We are a commune of inquiring, skeptical, politically centrist, capitalist, anglophile, traditionalist New England Yankee humans, humanoids, and animals with many interests beyond and above politics. Each of us has had a high-school education (or GED), but all had ADD so didn't pay attention very well, especially the dogs. Each one of us does "try my best to be just like I am," and none of us enjoys working for others, including for Maggie, from whom we receive neither a nickel nor a dime. Freedom from nags, cranks, government, do-gooders, control-freaks and idiots is all that we ask for.
Liberal Catholicism and Liberal Protestantismat Inside Catholic, by David Carlin, author of The Decline and Fall of the Catholic Church in America. He begins:
Catholic liberals (by which I mean theological liberals,not political liberals) never cease to amaze me. On the one hand, they appear to have a sincere devotion to their religion. On the other, they campaign for moral and theological changes that, if carried into effect, would tend to destroy their Church.
Why do I say this? Because the history of Protestantism has made it perfectly clear what happens when a Christian church turns liberal or modern. Unless a Catholic is quite unfamiliar with the sad history of liberal Protestantism, he would not call for the theological liberalization or modernization of Catholicism.
In America, liberal Protestantism has always had three characteristics: (1) It is an attempt to find a compromise or via media between traditional Christianity and the fashionable anti-Christianity of the day. (2) In seeking this compromise, it drops certain traditional Christian beliefs as so much excess baggage. (3) To atone, so to speak, for this weakening of doctrine, it intensifies its moral commitments.
Three great "moments" in the history of American liberal Protestantism illustrate what I mean here. The first was the emergence of Unitarianism in the first quarter of the 19th century. The fashionable anti-Christianity of the day was Deism -- as found, for instance, in one of the writings of Tom Paine (The Age of Reason). So Unitarianism, in pursuit of a via media, dropped the Trinity, the Divinity of Christ, Original Sin, and a few other Christian doctrines. To make up for these discards, it strongly committed itself to the anti-slavery cause.
I hate to pick nits but this is no nit:"liberal Protestantism has always had three characteristics: (1) It is an attempt to find a compromise or via media between traditional Christianity and the fashionable anti-Christianity of the day. "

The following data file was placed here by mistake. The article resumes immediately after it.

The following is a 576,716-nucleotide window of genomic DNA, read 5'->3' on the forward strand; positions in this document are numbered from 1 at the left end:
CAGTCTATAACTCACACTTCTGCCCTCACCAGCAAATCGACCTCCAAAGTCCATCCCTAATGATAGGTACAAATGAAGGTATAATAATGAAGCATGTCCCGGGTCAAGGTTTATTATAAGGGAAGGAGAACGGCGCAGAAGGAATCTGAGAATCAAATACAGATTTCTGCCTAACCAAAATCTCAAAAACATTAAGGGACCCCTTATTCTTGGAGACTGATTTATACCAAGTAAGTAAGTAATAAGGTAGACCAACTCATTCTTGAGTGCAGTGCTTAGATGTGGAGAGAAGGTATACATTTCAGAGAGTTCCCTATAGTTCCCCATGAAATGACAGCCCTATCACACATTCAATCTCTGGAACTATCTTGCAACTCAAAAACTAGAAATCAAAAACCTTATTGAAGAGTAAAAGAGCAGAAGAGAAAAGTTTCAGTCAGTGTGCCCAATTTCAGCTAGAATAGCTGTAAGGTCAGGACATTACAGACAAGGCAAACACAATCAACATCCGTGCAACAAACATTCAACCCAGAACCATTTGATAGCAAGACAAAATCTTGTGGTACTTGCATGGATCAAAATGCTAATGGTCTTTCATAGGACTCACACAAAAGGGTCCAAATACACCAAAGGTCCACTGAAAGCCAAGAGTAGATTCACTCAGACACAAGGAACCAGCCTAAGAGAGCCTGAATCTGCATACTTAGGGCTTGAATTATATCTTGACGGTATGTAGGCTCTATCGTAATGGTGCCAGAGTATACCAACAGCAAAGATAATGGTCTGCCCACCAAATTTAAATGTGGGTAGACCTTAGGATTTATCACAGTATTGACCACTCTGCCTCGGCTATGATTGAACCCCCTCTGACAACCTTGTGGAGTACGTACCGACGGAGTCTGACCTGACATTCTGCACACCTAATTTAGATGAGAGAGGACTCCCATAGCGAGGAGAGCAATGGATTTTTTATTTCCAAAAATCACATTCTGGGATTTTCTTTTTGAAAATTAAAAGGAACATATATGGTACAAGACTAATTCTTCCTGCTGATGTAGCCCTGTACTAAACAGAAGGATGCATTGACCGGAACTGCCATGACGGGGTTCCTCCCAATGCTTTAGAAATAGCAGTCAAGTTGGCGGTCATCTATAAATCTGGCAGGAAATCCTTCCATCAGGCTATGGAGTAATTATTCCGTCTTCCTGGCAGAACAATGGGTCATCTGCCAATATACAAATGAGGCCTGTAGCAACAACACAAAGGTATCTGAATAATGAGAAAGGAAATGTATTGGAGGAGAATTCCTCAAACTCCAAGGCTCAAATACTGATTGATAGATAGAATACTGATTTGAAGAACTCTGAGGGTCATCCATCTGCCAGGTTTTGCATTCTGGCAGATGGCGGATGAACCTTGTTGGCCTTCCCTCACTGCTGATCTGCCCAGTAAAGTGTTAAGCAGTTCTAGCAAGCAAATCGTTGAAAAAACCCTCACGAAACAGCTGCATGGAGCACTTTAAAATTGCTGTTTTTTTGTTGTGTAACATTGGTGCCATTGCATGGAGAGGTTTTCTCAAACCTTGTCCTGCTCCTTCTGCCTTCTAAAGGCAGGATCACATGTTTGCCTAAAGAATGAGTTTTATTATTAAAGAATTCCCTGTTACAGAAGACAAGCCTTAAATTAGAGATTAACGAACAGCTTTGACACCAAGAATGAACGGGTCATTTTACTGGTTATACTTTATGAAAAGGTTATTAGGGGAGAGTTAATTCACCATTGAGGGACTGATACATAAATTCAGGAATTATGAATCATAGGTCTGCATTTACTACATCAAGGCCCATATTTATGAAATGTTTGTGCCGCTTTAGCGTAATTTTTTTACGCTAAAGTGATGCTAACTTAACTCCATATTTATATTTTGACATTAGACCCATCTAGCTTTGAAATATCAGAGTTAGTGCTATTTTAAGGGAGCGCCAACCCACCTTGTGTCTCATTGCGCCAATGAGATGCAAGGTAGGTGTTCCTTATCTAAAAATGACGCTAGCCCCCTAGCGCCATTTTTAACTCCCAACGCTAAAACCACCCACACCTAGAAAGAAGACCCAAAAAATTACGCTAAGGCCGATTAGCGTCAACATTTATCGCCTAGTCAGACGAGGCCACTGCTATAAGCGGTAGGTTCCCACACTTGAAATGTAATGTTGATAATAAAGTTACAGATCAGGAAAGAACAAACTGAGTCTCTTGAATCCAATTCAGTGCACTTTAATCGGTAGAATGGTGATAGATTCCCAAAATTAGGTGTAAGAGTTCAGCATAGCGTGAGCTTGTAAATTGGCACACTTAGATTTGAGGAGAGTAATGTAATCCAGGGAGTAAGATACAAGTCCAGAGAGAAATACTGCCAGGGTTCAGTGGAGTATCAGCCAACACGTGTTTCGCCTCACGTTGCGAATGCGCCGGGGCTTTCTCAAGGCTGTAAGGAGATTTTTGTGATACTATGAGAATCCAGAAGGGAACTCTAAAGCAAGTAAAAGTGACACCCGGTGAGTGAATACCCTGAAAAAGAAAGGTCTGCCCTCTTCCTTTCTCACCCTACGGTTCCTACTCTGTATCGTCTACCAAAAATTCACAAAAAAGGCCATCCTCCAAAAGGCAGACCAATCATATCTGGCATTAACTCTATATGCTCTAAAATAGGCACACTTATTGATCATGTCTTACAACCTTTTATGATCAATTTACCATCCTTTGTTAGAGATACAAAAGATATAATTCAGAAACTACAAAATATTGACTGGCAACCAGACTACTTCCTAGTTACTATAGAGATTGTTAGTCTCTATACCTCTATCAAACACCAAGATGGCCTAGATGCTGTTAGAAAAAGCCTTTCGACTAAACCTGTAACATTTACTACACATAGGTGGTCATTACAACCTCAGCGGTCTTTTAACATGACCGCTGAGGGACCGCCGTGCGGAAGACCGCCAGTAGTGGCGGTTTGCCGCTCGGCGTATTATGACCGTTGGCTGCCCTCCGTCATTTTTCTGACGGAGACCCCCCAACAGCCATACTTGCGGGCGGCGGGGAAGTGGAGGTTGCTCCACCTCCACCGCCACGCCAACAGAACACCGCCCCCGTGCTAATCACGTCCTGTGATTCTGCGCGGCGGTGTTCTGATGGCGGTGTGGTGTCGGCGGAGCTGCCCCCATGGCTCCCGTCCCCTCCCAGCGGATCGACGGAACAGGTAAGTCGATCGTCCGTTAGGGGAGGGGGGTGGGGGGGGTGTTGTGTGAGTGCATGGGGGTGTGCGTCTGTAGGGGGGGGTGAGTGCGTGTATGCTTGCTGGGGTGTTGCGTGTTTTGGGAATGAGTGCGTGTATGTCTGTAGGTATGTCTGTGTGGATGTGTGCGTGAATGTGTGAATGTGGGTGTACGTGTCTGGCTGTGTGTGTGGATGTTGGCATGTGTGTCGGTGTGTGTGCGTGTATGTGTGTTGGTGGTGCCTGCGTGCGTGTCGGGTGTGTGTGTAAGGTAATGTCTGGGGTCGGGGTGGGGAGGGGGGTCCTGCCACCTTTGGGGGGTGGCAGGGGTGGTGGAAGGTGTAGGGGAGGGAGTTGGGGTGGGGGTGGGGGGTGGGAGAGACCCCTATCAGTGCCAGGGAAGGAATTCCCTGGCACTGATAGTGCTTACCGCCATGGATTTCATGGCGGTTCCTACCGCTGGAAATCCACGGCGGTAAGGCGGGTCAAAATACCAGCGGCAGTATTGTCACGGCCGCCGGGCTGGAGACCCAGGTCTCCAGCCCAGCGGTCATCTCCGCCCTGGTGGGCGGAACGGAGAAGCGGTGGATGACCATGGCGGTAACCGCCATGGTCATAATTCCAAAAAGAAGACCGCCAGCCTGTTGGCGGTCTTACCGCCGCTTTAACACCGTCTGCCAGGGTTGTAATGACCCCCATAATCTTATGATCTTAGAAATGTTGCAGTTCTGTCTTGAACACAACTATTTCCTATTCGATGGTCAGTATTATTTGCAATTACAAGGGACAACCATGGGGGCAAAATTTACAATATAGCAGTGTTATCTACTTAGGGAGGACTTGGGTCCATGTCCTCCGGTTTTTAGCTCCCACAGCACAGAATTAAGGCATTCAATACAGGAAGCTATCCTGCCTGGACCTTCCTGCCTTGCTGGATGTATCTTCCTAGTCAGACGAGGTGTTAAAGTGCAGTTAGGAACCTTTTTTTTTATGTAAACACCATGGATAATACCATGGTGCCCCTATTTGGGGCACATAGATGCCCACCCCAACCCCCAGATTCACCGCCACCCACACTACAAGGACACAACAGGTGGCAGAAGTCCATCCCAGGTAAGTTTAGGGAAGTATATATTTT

Romanism is paganism baptized in dirty water: the stench of Babylonian mystery religion stinks to high heaven. And today Romanism is seeking to accommodate the very worshipers of Satan - Islam.
Unlike the Nicolatans of Rome, the protestant movement brought the bible into the common languages of the people and enabled them to worship God in truth and Spirit.
I have to admit, as a lifelong United Methodist, that the article's author has a spot-on description of Liberal Protestantism. I see it around me at every church conference. However, there are substantial movements in our church and others trying to reclaim our denomination's traditional faith and teachings and reverse the decline that has been going on for so long.
If the opposite of liberal theology is fundamental theology, we have an impasse that even Christ came to state to ignore the dust in your neighbors eye until you remove the log from your own. His message of love and forgiveness didn't set well with the church of the day and todaywe his followers still need to learn these lessons.
Both the far left and far right of theology or politics are wrong for the middle, but it is the middle where we reside and try to make sense of the real world. But was Luther a liberal? He was to the Roman church of the day, without Luther where we would be today as Christians? Luther was condemned by the Roman Church over the radical idea that man was capable of studying the Bible by himself and that forgiveness came from God, not from the CHurch.
Also, I think in churches and government should be broken up into schisms, because when the get too big, it becomes more of the entity than the message.
Now if we could just shrink Washington over some idea....any suggestions?